While authorization for legislation to incentivize domestic semiconductor production was passed over a year ago, the funding has yet to be approved.
By now, most Americans know that chips exist in every electronic item used in America today -- cars, refrigerators, airplanes, medical devices and smartphones. While the U.S. remains the leader in advanced semiconductor design and development, actual production of chips has shifted dramatically overseas. This geographic imbalance has evolved over the past two decades, and while it is a public inconvenience, it also poses a genuine national security risk and impedes America’s ability to maintain global leadership in critical advanced technologies essential to future growth and security.
Today chip production is hyper-concentrated in Asia, especially the development and manufacturing of advanced chips required for new technologies around artificial intelligence and quantum computing. Substantial Asian country government subsidies aimed at increasing the capabilities of indigenous companies, together with incentives to attract Western corporations, are key drivers that led to this situation. Another contributing factor has been the need for U.S. companies to be competitive in that region by securing market access and leveraging lower overhead and operational costs.
There is bipartisan recognition of these challenges, and more importantly, robust support for reviving the U.S. semiconductor industry. The pandemic forced the U.S. to consider how to reduce and mitigate the impact of overseas dependencies and build resiliency and redundancy into our own semiconductor supply chain. A major outcome of that effort was legislation known as the Creating Helpful Incentives to Produce Semiconductors (CHIPS) Act.
The authorization of the CHIPS Act was passed as part of the 2021 National Defense Authorization Act, in an unlikely vote overriding the president’s veto. Yet, a year and months later, this bipartisan legislation remains unfunded. The House and the Senate passed two differing pieces of legislation that incorporate $52 billion for CHIPS Act funding and recently began the conference process to reconcile the two bills. A compromise could pass this election year, which would be a win for both sides and the country.
Reversing the erosion of our domestic semiconductor production capacity is urgent and we have the rare opportunity to take advantage of strong bipartisan support for U.S. government initiatives to bolster U.S. semiconductor companies and their related suppliers. With that in mind, there are three steps Congress can take to expedite passage of funding for the CHIPS Act. Specifically, conferees working to reconcile the two bills should:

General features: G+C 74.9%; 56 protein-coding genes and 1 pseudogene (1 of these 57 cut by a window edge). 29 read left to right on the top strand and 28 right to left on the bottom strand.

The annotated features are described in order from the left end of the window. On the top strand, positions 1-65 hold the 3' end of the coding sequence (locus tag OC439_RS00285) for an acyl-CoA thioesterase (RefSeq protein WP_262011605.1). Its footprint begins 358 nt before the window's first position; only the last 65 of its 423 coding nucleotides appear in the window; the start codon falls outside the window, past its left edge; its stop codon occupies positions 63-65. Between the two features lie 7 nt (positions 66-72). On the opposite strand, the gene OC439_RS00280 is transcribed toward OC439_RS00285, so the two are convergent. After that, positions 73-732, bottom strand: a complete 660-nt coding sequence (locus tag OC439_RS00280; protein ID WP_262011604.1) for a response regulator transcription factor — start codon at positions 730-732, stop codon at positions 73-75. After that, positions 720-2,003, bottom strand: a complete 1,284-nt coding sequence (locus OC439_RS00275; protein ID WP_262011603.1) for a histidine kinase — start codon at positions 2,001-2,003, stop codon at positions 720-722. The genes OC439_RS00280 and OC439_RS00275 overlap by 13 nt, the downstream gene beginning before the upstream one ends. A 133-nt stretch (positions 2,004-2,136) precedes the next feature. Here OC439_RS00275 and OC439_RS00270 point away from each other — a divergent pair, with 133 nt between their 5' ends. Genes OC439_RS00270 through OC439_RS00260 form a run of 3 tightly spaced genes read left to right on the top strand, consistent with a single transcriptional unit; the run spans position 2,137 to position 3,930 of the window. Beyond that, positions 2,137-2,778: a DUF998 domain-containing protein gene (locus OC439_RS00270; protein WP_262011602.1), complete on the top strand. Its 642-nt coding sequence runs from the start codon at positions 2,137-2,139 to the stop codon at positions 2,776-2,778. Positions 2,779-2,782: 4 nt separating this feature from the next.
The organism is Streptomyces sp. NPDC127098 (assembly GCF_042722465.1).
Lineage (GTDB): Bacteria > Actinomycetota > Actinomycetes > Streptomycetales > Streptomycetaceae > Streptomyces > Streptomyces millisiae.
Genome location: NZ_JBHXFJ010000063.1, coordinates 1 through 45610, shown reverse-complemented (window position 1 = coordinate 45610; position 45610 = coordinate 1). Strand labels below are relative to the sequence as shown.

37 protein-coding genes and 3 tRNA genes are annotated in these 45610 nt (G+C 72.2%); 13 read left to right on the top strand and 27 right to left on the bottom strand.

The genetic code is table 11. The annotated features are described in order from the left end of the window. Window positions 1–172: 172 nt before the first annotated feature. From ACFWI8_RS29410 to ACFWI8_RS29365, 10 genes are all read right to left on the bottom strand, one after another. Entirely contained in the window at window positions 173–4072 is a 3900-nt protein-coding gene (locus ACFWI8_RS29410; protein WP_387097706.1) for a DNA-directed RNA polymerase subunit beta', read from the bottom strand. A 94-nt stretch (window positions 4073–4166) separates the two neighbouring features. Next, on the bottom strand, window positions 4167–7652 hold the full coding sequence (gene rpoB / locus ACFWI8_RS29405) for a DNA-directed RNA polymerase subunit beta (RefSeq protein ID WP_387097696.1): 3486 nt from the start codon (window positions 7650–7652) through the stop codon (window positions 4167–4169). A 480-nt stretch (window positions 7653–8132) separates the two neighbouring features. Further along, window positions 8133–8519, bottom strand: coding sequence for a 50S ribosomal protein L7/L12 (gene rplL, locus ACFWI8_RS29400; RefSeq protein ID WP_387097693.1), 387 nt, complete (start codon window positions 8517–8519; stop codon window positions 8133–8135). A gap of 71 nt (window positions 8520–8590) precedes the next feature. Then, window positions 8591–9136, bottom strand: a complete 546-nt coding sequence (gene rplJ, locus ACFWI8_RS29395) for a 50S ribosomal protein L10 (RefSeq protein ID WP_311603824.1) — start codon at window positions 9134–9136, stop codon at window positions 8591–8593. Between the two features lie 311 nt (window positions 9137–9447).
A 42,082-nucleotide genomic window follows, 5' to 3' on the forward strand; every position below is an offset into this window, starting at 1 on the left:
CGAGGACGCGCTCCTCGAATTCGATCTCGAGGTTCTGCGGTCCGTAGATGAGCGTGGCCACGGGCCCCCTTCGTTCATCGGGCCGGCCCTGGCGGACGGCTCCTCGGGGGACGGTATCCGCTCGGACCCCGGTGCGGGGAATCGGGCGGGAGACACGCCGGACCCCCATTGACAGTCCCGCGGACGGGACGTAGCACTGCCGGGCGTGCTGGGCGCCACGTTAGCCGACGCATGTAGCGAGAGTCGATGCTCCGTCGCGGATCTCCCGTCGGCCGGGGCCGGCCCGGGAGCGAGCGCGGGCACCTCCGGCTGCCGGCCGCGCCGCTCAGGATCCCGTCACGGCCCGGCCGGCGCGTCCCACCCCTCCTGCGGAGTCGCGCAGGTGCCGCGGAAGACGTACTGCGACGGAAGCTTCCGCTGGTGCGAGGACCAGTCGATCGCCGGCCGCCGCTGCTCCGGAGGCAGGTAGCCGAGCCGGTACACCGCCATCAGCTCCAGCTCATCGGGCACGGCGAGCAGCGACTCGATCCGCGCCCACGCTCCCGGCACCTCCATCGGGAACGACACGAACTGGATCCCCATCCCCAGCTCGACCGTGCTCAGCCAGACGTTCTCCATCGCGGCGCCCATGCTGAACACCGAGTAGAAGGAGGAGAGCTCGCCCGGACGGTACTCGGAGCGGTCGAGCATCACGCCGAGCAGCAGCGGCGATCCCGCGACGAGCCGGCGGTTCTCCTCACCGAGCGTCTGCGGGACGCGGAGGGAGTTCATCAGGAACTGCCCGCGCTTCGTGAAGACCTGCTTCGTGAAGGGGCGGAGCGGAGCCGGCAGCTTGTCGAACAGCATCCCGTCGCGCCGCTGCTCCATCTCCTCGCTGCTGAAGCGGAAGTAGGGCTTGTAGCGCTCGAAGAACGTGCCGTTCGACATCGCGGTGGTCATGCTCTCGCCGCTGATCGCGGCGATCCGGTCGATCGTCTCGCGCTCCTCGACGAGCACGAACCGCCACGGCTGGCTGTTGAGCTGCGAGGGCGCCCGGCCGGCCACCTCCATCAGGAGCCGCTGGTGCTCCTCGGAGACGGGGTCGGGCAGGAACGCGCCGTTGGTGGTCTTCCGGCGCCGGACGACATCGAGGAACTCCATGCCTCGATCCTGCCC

- Streamline the final legislation to focus on funding public-private initiatives to build a resilient and reliable semiconductor ecosystem in the United States. Irrelevant projects should be set aside, irrespective of their merit, to advance this vital goal.
- Make recipients of CHIPS Act funding subject to Buy America regulations. The goal of the CHIPS Act is to enhance U.S. development and production capacity. This objective should be implemented throughout the value chain—not just at the foundry level. Adding a provision requiring industry recipients of CHIPS Act subsidies to adhere to Buy America regulations will amplify the measure’s impact by strengthening U.S. companies who supply chip manufacturers. This will reinforce the broader domestic semiconductor ecosystem and industrial base.
- Adjust regulatory and tax policies to further incentivize industry to create more semiconductor capabilities in the U.S. It makes no sense to provide billions of dollars in financial support to companies while raising their taxes by a greater amount, especially in a difficult economic environment besieged by record levels of inflation. The impact of grants and subsidies would be far more powerful if accompanied by tax incentives and regulatory relief. The semiconductor industry is among the most R&D intensive sectors in the economy, with companies routinely reinvesting 15-20% of annual revenues into next generation product development.
Rebuilding the U.S. semiconductor industry and adding resiliency to the microelectronics supply chain is a long-term effort that should be monitored and measured. Congress should consider a reporting requirement after the first two years of CHIPS Act implementation that details the distribution of grants and compliance with Buy America provisions, which also highlights relevant regulations and tax measures. Such a report should provide an industry impact analysis from the Department of Commerce’s Bureau of Industry and Security which has unique survey authority.
Finally, the Biden administration should undertake an interagency effort to develop a long-term strategy advancing the viability and sustainability of the semiconductor industry. Beyond addressing targeted investments, regulation, and tax policy, this strategy should consider the competitive environment—specifically China and its licit and illicit actions to achieve global dominance in this critical sector.
Mira Ricardel is a principal at the Chertoff Group. She is the former under secretary of commerce at the Bureau of Industry and Security, and former deputy national security advisor.